2) Faith as Fiducia: radical trust (vs. suspicion, mistrust, anxiety). Sometimes described (e.g., by Soren Kierkegaard) as a state of a person being “immersed and floating in an ocean of radical trust,” Fiducia is faith as a metaphorical sea – trust in god as an infinite ocean in which one – unless one thrashes around, struggles, and “sinks” – exists in an almost womblike environment, unified with Spirit. This type of faith is a perceiving – a seeing – and an experiencing of Being as cosmic generosity. Its prime attribute is serenity derived from trust. Its opposite is anxiety, as Borg says: Little faith [i.e., little Fiducia] and anxiety go together. If you are anxious, you [may] have little faith.
Faith as Fiducia – as radical trust, immersion/union with Spirit – is seldom if ever considered in the New Atheism’s faith definition. It needs to be added into the mix if objective discussion is the goal.
3. Faith as Fidelitas: “Heart-allegiance”, paying attention to one’s personal immersion in, and relationship to, the Spirit (vs. idolatry, adultery, unfaithfulness). Borg:
Faith as fidelitas does not mean faithfulness to statements about God, whether biblical, credal, or doctrinal. Rather, it means faithfulness to the God to whom the Bible and creeds and doctrines point. Fidelitas refers to a radical centering in God. Its opposite is not doubt or disbelief, [but rather] infidelity, being unfaithful to our relationship with God…centering in something finite rather than on the sacred, who is infinite and beyond all images… Fidelitas means loving God and loving your neighbor and being faithful, above all, to these two great relationships.
One is, again, struck with the paucity of attention given by the New Atheists to “faith as Fidelitas,” especially where that kind of faith creates and supports “neighborly/brotherly-sisterly love” and imitation of the divine Compassion. Dawkins et al are only too happy to excoriate bad religionist behavior based on “religious beliefs,” but are frquently uncritically selective in editing-out the beneficial social implications of Fidelitas-faith.
4. Faith as Visio: Seeing/perceiving/experiencing life as gracious (vs. seeing life as hostile, “stingy”; vs. being excessively self-preoccupied and defensive). Faith, as Visio, goes beyond faith as belief-Assensus and faith as radical trust-Fidelitas: it is direct experience of spiritual grace and sacred graciousness. According to Borg, Visio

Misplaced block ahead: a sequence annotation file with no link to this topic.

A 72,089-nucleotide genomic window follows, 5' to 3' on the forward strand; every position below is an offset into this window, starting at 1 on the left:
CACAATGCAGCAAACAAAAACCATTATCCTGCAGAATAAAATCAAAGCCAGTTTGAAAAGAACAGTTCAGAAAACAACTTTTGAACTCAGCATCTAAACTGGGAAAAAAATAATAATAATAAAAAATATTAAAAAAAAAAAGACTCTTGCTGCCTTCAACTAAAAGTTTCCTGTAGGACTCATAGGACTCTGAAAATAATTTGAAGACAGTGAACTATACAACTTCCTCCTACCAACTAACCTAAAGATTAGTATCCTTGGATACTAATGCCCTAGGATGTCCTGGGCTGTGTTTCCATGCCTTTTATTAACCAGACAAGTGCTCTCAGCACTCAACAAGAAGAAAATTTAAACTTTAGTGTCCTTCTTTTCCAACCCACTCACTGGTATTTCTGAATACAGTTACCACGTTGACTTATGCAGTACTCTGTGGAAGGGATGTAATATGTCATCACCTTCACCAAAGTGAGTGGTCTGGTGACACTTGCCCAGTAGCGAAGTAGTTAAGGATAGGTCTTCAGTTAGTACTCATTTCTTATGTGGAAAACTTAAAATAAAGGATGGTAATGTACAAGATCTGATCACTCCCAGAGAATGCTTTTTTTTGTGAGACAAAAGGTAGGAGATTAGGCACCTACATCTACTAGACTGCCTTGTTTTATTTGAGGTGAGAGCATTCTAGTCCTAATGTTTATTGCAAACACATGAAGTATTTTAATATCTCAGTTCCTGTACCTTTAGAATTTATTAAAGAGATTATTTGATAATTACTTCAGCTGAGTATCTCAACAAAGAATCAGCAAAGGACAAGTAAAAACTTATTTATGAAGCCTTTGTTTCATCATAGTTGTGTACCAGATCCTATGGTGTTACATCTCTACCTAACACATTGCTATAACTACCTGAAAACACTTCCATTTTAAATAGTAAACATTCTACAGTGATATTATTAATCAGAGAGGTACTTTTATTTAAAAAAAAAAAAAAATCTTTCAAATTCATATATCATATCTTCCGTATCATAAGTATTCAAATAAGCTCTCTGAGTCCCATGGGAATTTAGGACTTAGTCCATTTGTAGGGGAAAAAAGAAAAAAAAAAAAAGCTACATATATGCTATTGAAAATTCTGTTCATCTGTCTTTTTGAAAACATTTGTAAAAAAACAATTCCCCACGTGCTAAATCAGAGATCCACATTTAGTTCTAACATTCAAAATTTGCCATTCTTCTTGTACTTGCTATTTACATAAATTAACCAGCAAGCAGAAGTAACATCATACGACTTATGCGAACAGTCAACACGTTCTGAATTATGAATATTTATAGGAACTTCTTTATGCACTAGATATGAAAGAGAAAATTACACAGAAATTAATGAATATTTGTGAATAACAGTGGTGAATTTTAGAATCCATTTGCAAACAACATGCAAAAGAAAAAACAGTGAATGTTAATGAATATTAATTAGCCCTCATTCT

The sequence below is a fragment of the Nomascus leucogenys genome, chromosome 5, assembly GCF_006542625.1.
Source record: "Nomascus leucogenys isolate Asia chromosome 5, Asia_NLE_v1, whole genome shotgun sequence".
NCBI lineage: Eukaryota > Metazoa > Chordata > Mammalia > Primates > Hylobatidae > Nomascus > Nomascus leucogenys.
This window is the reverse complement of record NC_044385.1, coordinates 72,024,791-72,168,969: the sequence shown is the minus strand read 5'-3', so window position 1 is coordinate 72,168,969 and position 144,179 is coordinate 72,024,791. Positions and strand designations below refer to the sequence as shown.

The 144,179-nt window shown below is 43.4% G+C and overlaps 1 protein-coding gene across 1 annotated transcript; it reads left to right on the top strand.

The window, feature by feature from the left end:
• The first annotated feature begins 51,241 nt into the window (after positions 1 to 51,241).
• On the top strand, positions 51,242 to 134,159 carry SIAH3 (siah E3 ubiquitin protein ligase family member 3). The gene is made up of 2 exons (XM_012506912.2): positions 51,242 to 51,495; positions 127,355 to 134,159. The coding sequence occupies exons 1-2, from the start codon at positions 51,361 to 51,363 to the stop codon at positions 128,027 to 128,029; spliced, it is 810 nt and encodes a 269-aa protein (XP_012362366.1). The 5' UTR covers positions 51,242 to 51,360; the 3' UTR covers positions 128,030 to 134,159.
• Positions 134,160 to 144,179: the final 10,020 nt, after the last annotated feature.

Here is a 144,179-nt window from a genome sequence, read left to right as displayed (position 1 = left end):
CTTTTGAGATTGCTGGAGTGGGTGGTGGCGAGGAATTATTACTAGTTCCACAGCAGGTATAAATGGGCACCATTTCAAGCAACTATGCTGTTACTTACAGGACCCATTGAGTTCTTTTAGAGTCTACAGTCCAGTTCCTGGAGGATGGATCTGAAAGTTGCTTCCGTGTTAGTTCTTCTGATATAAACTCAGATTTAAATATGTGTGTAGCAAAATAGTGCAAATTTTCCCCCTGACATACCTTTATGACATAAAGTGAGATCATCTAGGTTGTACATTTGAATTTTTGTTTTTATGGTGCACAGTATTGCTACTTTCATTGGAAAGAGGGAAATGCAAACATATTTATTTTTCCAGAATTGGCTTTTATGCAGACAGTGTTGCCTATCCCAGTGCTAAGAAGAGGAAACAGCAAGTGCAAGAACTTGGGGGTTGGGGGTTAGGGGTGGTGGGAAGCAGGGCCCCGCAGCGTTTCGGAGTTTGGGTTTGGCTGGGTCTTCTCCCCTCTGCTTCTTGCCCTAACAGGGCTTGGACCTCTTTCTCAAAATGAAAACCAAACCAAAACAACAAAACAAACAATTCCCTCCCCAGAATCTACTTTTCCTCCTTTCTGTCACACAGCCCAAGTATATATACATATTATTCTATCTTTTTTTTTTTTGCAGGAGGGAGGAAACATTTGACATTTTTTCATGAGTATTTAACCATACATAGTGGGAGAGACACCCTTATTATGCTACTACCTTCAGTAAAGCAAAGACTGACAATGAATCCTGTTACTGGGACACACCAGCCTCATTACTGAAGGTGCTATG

…leads to the kind of life that we see in Jesus… Or, to use words from Paul, it leads to a life marked by freedom, joy, peace, and love.
To some, this way of seeing may seem naively optimistic. But… [t]he point is not that reality is simply “nice,” or that one can demonstrate that it is gracious. Rather, the point is that how we see reality matters, for how we see “what is” profoundly affects how we experience and live our lives.
Borg comments that Visio leads back to Fidelitas and Fiducia, and Fidelitas and Fiducia lead back to Assensus. That is, Visio – as the direct experiencing of divine grace and graciousness – creates and then nourishes the other three types (by degrees, somewhat less experiential) of Christian faith-types.
If the New Atheists should ever become more concerned with authentic dialogue than with narrow-minded attack, they might acknowledge that there is more than one definition, type and function Christian “faith.” And Christians, too, might re-familiarize themselves with their religion’s rich supply of faith-categories, dropping the narrow, popular focus on “faith as intellectual assent.” If this could be made a reality, both parties would have educated themselves more fully about faith, and about faiths generally, and could therefore move the discussion forward into non-Christian religions and their faith-definitions. If that ever happens, real discussion – and even some surprising compromises from both sides – might develop – to the world’s edification and humankind’s benefit.
Marcus J. Borg citations are from his book:
The Heart of Christianity: Rediscovering a Life of Faith. Harper: San Francisco: 2003, pp. 26, 28-37.